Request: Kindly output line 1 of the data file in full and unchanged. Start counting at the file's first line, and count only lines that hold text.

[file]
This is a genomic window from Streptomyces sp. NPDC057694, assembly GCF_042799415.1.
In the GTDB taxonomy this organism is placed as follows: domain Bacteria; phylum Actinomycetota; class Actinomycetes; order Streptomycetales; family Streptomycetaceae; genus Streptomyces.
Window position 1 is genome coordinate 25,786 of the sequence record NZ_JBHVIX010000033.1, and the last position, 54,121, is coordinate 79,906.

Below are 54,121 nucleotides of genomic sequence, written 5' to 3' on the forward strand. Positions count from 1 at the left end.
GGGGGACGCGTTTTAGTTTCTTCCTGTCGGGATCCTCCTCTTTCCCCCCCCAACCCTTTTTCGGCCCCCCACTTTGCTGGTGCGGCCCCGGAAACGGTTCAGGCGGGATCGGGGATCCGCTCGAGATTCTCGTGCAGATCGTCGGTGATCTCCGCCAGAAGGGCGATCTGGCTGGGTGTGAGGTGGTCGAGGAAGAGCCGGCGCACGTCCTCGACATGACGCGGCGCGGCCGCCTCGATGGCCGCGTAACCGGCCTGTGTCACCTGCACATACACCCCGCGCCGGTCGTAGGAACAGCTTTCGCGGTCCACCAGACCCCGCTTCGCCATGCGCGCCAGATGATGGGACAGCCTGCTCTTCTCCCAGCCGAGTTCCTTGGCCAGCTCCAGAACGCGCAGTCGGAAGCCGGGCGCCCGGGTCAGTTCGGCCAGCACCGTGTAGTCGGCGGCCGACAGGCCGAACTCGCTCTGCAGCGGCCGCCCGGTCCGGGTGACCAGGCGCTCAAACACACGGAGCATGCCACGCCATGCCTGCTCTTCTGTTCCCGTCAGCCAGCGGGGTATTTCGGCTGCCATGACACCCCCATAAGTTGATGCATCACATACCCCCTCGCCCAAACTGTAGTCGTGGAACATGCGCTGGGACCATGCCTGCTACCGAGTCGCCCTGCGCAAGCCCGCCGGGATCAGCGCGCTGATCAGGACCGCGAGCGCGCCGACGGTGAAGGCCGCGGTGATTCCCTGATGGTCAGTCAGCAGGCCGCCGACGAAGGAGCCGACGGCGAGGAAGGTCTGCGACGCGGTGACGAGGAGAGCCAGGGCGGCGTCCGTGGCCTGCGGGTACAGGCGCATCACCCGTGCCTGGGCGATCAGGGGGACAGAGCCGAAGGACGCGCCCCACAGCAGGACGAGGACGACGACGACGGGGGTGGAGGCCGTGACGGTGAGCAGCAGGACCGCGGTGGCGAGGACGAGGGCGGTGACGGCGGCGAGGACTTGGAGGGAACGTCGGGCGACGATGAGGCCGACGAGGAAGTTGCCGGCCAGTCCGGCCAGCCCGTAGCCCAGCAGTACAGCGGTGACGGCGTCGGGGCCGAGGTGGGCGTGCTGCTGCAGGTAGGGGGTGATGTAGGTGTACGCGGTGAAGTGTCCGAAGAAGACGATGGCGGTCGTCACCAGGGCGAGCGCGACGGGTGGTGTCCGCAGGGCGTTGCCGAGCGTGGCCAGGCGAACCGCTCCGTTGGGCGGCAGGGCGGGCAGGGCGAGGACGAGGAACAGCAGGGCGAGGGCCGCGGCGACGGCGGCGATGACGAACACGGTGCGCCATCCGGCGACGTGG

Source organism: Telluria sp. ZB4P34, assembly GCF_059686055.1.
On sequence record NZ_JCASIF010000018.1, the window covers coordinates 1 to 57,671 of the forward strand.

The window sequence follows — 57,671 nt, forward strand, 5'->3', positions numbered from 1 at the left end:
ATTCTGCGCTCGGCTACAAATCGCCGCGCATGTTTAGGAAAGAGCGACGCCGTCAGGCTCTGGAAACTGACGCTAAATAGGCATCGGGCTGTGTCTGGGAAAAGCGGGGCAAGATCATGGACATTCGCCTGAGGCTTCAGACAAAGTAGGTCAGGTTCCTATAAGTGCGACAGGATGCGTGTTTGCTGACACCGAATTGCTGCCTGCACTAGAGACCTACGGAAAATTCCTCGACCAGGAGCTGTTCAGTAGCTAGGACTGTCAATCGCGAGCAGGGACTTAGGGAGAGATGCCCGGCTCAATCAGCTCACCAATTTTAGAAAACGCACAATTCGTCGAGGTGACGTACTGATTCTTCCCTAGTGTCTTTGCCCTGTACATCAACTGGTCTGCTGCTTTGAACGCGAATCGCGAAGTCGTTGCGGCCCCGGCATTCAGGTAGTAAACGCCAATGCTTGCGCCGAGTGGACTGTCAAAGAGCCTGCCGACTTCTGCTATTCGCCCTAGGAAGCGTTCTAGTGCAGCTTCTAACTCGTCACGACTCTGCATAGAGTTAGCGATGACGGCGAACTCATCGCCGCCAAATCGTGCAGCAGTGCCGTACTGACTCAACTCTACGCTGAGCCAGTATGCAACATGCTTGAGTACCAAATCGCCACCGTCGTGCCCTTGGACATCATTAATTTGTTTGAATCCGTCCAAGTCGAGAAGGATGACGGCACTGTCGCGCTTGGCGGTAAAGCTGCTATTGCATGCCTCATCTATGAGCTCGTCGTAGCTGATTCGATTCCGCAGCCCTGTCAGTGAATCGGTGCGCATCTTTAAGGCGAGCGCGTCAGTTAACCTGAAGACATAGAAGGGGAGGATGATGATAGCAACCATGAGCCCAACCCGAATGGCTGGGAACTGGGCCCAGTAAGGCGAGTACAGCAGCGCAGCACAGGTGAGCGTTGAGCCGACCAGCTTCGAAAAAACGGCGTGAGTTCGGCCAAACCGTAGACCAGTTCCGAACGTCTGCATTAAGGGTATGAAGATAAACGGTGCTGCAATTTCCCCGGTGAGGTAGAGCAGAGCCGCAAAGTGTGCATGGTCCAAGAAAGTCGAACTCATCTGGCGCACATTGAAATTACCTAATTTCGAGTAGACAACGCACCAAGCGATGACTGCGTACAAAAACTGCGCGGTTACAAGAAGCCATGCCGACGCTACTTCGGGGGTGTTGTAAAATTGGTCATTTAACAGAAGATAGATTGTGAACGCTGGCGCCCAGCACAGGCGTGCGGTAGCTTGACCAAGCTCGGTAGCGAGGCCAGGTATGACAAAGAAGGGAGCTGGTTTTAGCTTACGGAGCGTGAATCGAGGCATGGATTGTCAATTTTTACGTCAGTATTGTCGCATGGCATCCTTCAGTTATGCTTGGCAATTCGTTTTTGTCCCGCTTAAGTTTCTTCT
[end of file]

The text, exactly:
This is a genomic window from Streptomyces sp. NPDC057694, assembly GCF_042799415.1.